"Be merciful to me, Lord, for I am in distress; my eyes grow weak with sorrow, my soul and body with grief." ~ Psalm 31:9
Nine years ago this month (January), I was injured in a domestic violence incident which left me dealing with severe back pain and numerous recurrent herniated discs. I am never without back pain or sciatica despite two surgeries -- and potentially a third. Nine years ago is also when I started the long process of grief: grief for the activities of hiking, playing softball and basketball that I could do no longer.
Over the last nine years, that grief has progressed to grieving for the more mundane activities that I cannot do without crippling pain: vacuuming, sweeping, moving baskets of laundry... in effect, it is very difficult for me to be a stay-at-home mom to a very active three-year-old and take care of my home. I grieve that -- for I do like helping my family and doing my part for our household.
Nine years ago in February, my husband at the time (the source of the domestic violence) and I separated, I no longer grieve that, for God has blessed me with my husband now, a Godly man who is my partner in every way. But nine years ago in September, while a single mom, my parents and I were launched into a journey of grief that has not really ended: they moved in with me and a week later we discovered that my dad had terminal lung and brain cancers. Two primary cancers unrelated to one another. God blessed us with six months with him after that, and he went home to be with the Lord in March.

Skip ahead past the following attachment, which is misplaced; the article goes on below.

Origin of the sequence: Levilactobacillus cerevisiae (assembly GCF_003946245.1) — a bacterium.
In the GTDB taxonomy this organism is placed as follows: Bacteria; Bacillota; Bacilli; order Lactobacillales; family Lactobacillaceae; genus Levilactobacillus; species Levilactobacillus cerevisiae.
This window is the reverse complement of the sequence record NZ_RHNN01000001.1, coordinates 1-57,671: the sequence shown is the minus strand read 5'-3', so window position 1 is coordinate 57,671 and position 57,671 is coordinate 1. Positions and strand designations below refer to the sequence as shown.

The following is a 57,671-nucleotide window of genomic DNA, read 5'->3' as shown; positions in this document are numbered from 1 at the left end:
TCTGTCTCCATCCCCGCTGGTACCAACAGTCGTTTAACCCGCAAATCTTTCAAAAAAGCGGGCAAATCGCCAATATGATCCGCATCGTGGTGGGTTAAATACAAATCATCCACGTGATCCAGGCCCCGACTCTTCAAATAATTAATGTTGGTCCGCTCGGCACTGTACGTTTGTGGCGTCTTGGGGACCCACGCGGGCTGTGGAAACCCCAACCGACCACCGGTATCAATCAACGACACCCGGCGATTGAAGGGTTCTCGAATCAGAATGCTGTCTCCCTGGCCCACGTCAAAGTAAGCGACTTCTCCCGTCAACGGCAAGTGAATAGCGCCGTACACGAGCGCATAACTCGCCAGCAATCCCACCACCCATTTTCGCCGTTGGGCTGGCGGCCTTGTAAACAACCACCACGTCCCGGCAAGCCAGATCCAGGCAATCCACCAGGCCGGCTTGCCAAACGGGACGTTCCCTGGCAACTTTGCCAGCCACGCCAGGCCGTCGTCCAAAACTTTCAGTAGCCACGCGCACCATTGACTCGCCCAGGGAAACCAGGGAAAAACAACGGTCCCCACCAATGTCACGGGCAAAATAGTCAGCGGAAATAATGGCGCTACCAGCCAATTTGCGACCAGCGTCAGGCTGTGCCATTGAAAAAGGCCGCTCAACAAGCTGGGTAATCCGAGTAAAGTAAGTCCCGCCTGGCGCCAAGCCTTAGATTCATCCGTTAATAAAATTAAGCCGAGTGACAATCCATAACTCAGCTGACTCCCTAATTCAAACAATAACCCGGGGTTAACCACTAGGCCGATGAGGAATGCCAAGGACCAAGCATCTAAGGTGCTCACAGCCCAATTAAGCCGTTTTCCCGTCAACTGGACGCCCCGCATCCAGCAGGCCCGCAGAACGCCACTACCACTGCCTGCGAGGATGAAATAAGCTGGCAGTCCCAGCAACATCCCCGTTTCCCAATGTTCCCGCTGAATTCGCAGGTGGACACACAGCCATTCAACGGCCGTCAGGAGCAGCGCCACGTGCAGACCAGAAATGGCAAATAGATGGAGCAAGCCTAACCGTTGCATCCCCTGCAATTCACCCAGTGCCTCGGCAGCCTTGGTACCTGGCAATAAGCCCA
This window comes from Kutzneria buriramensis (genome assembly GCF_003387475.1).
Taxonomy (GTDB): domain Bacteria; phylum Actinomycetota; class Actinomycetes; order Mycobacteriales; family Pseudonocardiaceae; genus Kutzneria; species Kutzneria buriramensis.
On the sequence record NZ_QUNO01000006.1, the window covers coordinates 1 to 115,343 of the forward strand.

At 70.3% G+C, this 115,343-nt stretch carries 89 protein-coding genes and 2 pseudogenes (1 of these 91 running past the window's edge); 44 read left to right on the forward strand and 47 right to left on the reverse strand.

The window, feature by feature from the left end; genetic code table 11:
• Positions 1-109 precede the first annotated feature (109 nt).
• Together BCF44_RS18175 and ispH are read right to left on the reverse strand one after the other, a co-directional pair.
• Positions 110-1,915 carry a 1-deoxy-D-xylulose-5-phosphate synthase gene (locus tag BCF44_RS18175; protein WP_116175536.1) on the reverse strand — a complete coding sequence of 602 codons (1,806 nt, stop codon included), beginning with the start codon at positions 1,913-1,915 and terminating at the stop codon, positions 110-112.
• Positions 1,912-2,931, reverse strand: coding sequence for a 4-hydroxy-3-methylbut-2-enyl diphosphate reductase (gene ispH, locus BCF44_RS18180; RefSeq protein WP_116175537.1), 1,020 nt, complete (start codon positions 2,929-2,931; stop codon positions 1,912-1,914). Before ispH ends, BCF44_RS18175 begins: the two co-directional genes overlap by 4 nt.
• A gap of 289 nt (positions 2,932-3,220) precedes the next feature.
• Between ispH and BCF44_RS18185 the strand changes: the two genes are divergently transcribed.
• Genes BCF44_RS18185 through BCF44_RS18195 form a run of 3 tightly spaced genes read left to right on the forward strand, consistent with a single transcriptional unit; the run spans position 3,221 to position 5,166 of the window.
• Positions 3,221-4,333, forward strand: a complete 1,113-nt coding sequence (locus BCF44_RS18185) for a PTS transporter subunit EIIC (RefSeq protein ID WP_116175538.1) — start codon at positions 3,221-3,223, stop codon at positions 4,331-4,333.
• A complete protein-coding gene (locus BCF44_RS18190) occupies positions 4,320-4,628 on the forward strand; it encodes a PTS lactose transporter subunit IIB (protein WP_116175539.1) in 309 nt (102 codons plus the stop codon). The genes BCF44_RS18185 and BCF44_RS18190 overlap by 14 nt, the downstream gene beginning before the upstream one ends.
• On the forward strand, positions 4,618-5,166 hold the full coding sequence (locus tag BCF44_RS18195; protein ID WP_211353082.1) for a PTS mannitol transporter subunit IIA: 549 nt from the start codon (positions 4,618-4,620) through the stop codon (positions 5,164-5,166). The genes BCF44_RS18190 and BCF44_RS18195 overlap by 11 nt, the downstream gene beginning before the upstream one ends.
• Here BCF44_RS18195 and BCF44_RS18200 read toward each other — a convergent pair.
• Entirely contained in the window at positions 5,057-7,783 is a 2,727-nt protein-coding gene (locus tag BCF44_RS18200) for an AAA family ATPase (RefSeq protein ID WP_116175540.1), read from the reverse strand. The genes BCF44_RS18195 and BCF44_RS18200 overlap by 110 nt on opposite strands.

My dad, while dying, found that the best way to live was in the Lord Jesus Christ. He did not fear death. He welcomed it. For him, death, for the follower of Jesus Christ, was not something to be feared or grieved, but to be celebrated. For my dear dad, it was not a time to wallow in self-pity but to look forward to the ultimate upgrade: a new body, cancer-free, with no chemo or radiation side effects. He wondered, out loud, how people could face terminal illness (either as the patient or as the family) without the hope we have in Christ. Without the hope of heaven.
We grieve for the person who has died because we miss them; we miss the interaction and the opportunity to hear their voice. Recently, my youngest son, 16, found his first birthday on videotape. We watched it...and there was my dad, sitting in my house. Wow, it was so good to see him: with hair, rubbing his hand through his hair as he was apt to do when irritated (for my ex-mother-in-law was there...)...but he either did not say a single word, or the mic on the video camera could not pick him up. I longed to hear his voice. Grief can be debilitating and sad. It can launch us into a spiral of depression that is seemingly never-ending.
But grief can also be a good thing. Grief can move us to share our stories with others to encourage them, to provide a glimmer of understanding, and to share the ultimate hope: the hope of heaven. The hope that Jesus is always with us. The night my dad died, I had been in bed with a virus that gave me a 104 degree fever, chills, vertigo, and stomach issues. The moment my mom screamed for me, I ran to their room only to find my dad slumped over. The room was spinning. I knew I could not help my mom and my boys, so I screamed out for Jesus to heal me right then and right there, please O Holy God, but step on it.... immediately, Jesus showed up, touched my head and healed me right then....the fever was just gone -- and not just for that moment, but it was just gone. I know Jesus was in that room with us. I know Jesus carried us in that season of our lives.
I know Jesus welcomed my dad into heaven as my dad had accepted Christ as his Savior and had the hope of Christ in heaven. I grieve for my dad now, but its a good grief.... I grieve that I'm not able to talk with him on the phone now, but I am full of hope and knowledge that one day I won't just talk with him...but I'll walk with him and hug him....and Blessed Assurance! I will be able to walk and talk and hug (!!) the Lord Jesus Christ!